By: Juho Härkönen Recent decades of family change have seen increases in cohabitation rather than marriage, family dissolution, step-family formation and joint residential custody. Children are involved in many of these increasingly common family transitions and family forms.
In the 2000s, the share of children born to lone mothers varied between less than 5 % in much of Europe to around 15 % in the UK and the US. Of those whose both parents were present at birth, around 10 % of Italian or Spanish children experienced their parents’ separation. The corresponding figure in Sweden was 28 %, and up to above 40 % in France and the USA. Depending on the country, another 5-15 % of the children from separated families end up living with a step-parent within 6 years (Andersson et al., forthcoming).
Whether or not experiencing parental separation, how step-family formation or joint residential custody affects children in terms of their well-being or educational achievement has always been of public interest. Strong opinions have been voiced both by those who believe that growing up with one’s biological parents is in children’s best interest and by those believing that alternative family forms are equally beneficial. Decades of research have provided partial support for both perspectives.
Children whose parents separate cease to live with both of their parents and often, in their previous home. Parental separation can mean a fall in the children’s economic living standards and overall be an unwelcome experience shaped by parental conflict, sadness and adjustment to the new situation, both by the children and their parents. Because parental separation is often a process that starts to unfold years before the parents move apart, the life changes related to the separation can be visible much before the separation event. Likewise, the separation process can extend well beyond the event due to parental conflicts, legal battles or other reasons.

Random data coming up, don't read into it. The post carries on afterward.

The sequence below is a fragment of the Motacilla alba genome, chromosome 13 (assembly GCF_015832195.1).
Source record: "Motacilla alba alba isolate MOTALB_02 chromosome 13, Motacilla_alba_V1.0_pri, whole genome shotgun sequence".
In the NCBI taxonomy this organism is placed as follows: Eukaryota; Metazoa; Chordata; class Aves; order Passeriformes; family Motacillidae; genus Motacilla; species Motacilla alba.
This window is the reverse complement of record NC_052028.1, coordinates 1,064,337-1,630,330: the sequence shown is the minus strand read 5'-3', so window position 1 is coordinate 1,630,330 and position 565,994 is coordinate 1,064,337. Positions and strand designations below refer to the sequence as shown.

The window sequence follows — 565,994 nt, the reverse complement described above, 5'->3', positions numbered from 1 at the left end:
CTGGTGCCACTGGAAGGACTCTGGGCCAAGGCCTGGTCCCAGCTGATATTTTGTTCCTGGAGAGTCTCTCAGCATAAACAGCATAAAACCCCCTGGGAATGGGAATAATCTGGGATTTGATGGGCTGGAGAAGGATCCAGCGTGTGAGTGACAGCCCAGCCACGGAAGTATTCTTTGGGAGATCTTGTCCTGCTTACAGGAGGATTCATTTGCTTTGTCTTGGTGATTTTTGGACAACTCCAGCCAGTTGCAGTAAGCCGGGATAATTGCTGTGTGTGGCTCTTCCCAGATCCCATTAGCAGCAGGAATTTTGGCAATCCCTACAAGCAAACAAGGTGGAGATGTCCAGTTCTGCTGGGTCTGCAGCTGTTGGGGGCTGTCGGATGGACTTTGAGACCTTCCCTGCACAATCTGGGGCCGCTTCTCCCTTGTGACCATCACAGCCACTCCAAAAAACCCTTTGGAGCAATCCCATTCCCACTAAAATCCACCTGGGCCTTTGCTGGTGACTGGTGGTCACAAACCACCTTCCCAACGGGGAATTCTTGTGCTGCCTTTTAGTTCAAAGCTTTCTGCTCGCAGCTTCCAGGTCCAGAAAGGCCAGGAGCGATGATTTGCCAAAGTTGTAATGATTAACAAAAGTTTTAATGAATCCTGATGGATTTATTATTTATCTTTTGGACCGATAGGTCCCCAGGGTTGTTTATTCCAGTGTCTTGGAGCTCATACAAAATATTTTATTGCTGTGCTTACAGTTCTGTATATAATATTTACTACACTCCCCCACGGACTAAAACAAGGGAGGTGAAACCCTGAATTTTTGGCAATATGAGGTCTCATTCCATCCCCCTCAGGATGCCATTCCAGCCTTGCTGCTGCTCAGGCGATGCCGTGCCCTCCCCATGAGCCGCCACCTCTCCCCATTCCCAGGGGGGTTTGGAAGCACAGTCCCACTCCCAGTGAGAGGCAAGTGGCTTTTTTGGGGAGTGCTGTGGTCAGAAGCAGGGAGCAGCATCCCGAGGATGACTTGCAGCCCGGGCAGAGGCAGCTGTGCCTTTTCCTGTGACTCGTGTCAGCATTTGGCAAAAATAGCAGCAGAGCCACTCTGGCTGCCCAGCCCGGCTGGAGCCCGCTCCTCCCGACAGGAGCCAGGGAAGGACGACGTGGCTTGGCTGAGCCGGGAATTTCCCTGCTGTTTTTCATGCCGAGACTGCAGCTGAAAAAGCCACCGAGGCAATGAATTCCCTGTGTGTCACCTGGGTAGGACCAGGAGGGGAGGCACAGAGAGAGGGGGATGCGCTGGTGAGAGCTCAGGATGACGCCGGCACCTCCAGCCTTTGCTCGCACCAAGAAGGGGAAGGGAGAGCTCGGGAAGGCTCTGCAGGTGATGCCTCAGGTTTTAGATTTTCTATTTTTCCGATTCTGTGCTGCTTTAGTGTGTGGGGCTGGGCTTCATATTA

Despite these many changes, many children cope reasonably well with the new situation. Parental separation does not have long-lasting effects on the psychological well-being, school performance, or social relationships of a large minority, or even the majority of children. Yet children react to parental separation in very different ways. Some children experience major declines in their well-being and may never fully recover. For others, the parental separation can be a way out from a stressful family environment plagued by conflict or even violence.
However, the share of children who experience well-being losses is generally larger than of those who experience gains. This means that the average effect of parental separation is in most studies found to be negative. The effects are more likely to be negative if the separation dissolves a family with low levels of conflict, and more likely to be positive when it ends a high-conflict family (Härkönen et al. 2017).
Parental separation is often just one of the family transitions children can experience. Experiencing multiple changes can in itself be stressful and be negative for the child’s well-being. One version of this perspective holds that family structure stability is important, regardless of what the family structure is. Others have been more skeptical: for example, children born to lone mothers fare better if the family is later joined by the biological father rather than a step-father. In general, children in step-families have lower levels of well-being than children who live stably with their biological parents, and sometimes, their well-being levels are also lower than of children who live with a single parent (Härkönen et al. 2017).
Children of separated parents increasingly share their time living with both of their parents. Many studies have found that children in joint residential custody fare better than those who reside with only one of the parents (e.g., Turunen 2016). However, this may not be the best solution in all cases, and joint custody can have negative effects if the parents continue to have a high level of conflict.
It is unlikely that we will witness a reversal to stable families formed around a couple and their biological children. It is important to acknowledge the consequences that different forms of family instability can have for children. These consequences have not disappeared even as multiple family forms have become more common and accepted. At the same time, it is equally important to understand that these consequences are not always negative. The effects of family forms on children’s well-being are complex. Although this complexity can make it difficult to formulate easy policy conclusions, acknowledging it is necessary for a realistic account of the effects of family change on children’s lives.
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